Spare yourself. Seriously. I want my time back.

I don't even know if this piece of shit warrants an in-depth review on my part. Maybe I'll write one eventually? It certainly doesn't deserve any more of my attention...


This is the way the world ends: with a nanosecond of computer error in a Defense Department laboratory and a million casual contacts that form the links in a chain letter of death. And here is the bleak new world of the day after: a world stripped of its institutions and emptied of 99 percent of its people. A world in which a handful of panicky survivors choose sides -- or are chosen.

DNF at 36%

That's ~17.5 hours of the audiobook I listened to with ~30.5 left to go, and I just cannot justify forcing myself to listen to the rest of this. The plot is boring, the characters are almost all insufferable, and the whole thing is peppered with racism and drenched in misogyny.

This is not what I was expecting after IT turned out to be such a pleasant surprise. I'm going to give The Dark Half a try next, as that's what I can get right now from my library, but if that turns out to be a dud, too, King's going to be taking a backseat on my TBR list for a while.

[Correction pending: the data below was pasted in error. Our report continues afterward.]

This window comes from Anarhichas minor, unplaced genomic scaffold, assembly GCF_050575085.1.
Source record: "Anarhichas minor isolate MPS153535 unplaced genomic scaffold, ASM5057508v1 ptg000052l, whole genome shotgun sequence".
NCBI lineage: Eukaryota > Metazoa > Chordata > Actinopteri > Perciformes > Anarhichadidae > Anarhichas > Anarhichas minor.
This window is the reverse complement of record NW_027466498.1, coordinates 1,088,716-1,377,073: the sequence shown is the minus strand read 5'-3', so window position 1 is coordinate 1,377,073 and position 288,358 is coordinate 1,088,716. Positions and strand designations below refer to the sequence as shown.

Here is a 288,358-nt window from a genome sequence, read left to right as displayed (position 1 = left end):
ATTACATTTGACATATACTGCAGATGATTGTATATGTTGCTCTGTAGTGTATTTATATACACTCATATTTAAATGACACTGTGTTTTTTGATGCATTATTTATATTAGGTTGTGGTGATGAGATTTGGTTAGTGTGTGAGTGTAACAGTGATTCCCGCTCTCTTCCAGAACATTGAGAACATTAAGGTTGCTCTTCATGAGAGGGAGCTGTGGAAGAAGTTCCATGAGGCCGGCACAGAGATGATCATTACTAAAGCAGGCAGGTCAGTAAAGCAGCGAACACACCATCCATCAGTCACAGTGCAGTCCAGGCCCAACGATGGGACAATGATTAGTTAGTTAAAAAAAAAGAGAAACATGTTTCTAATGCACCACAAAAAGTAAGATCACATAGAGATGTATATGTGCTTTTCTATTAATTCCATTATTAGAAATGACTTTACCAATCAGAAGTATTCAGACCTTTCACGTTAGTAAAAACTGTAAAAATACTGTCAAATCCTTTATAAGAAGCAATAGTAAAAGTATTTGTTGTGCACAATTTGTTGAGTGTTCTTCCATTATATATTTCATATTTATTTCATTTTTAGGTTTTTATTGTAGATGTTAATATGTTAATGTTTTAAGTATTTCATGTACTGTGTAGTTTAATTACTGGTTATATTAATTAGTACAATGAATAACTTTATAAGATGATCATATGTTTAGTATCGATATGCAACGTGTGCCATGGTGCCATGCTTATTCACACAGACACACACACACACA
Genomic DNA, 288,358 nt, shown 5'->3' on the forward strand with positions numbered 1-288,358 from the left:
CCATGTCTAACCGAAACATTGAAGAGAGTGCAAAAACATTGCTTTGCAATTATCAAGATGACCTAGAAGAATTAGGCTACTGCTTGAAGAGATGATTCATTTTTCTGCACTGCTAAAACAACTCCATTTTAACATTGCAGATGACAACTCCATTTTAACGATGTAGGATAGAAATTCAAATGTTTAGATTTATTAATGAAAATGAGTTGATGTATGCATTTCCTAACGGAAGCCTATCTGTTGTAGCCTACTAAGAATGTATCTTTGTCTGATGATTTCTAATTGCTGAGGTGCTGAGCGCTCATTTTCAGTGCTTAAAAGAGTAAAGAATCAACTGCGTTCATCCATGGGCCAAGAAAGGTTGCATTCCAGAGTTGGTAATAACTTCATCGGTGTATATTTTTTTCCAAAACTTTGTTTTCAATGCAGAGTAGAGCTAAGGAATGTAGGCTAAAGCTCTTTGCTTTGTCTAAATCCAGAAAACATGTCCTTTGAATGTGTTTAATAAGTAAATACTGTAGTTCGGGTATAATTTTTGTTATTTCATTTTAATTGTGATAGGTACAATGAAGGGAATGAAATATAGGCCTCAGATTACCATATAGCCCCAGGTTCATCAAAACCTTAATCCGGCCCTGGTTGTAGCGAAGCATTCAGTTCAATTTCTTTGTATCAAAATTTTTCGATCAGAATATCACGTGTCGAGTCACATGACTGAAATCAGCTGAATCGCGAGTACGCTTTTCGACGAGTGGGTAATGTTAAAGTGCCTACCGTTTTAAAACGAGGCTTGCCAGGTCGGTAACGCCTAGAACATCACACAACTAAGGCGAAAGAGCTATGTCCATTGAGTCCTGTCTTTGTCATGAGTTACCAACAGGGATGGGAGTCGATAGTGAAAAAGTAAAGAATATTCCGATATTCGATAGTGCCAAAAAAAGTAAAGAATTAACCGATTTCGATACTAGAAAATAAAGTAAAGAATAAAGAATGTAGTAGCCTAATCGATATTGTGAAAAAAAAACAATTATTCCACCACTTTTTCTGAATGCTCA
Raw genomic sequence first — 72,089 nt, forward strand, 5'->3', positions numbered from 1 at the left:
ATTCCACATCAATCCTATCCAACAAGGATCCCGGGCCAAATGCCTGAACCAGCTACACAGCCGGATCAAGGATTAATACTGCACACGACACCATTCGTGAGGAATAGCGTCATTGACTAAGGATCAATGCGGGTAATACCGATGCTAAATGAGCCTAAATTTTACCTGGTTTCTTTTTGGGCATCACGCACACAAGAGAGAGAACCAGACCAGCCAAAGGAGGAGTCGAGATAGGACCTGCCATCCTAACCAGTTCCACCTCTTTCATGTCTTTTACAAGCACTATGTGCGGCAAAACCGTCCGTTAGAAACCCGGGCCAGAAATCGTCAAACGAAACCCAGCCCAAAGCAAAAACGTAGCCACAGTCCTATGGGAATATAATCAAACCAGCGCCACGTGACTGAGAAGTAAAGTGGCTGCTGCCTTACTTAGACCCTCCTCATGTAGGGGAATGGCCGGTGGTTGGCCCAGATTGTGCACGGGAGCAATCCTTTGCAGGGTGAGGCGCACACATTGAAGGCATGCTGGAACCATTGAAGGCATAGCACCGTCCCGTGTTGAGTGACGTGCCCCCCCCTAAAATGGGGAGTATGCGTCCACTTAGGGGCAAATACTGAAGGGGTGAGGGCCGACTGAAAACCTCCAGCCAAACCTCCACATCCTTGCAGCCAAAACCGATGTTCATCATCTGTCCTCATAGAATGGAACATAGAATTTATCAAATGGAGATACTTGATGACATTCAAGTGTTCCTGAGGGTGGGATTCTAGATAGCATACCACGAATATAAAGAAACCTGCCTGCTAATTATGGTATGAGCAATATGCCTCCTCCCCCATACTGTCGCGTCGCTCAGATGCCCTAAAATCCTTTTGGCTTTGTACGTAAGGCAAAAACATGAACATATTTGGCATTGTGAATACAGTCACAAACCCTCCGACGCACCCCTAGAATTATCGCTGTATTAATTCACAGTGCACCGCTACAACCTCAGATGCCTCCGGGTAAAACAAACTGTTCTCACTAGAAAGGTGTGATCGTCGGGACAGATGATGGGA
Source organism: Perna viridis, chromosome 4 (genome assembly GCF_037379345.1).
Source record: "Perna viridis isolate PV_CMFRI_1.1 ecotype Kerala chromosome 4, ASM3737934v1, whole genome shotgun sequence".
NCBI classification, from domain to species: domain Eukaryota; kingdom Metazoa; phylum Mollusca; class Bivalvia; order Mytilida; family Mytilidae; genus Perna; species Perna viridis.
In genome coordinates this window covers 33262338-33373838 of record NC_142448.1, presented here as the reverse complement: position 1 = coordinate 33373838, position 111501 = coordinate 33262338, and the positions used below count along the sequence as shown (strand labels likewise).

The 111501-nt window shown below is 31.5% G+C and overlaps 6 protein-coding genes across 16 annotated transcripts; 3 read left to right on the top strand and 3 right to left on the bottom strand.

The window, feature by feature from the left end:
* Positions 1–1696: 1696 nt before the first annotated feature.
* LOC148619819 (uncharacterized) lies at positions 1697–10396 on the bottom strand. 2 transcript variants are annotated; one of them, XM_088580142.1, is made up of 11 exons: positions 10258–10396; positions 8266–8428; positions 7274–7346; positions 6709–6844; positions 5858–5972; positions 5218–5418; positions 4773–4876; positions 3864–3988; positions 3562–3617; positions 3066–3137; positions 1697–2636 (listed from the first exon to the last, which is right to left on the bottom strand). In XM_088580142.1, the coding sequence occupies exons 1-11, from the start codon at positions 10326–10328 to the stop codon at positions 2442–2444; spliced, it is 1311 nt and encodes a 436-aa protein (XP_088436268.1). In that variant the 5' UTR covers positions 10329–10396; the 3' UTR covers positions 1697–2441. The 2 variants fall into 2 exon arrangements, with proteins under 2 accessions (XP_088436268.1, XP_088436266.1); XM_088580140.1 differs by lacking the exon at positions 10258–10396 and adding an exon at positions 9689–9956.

Libby Day was seven when her mother and two sisters were murdered in “The Satan Sacrifice" of Kinnakee, Kansas. She survived—and famously testified that her fifteen-year-old brother, Ben, was the killer. Twenty-five years later, the Kill Club—a secret secret society obsessed with notorious crimes—locates Libby and pumps her for details. They hope to discover proof that may free Ben. Libby hopes to turn a profit off her tragic history: She’ll reconnect with the players from that night and report her findings to the club—for a fee. As Libby’s search takes her from shabby Missouri strip clubs to abandoned Oklahoma tourist towns, the unimaginable truth emerges, and Libby finds herself right back where she started—on the run from a killer.

DNF @ 5%.

I don't think Flynn is for me. I loved the first half of Gone Girl because the book was masquerading as something it wasn't; I wanted it to be a story of an antihero (antivillain?) angry feminist evil mastermind getting back at her shitty husband, but apparently Flynn just wanted to write about how bitches be crazy. So I picked this novel up with that deep disappointment fresh in my mind, and I barely made it into this story before I realized I was probably wasting my time. The protagonist here is just a deeply unappealing person, and the narrative around her just isn't interesting enough to make up for the burden of having to deal with her. Moreover, the protagonist here is a mouthpiece for the same casual and internalized misogyny that helped ruin Gone Girl for me, and I am not remotely interested in putting myself through that again.

There is a very slim chance that I might still give Sharp Objects a look, but I think the likelihood of my enjoying it is now so low as to make any more attempts at reading Flynn's books a waste of my time. Oh, well.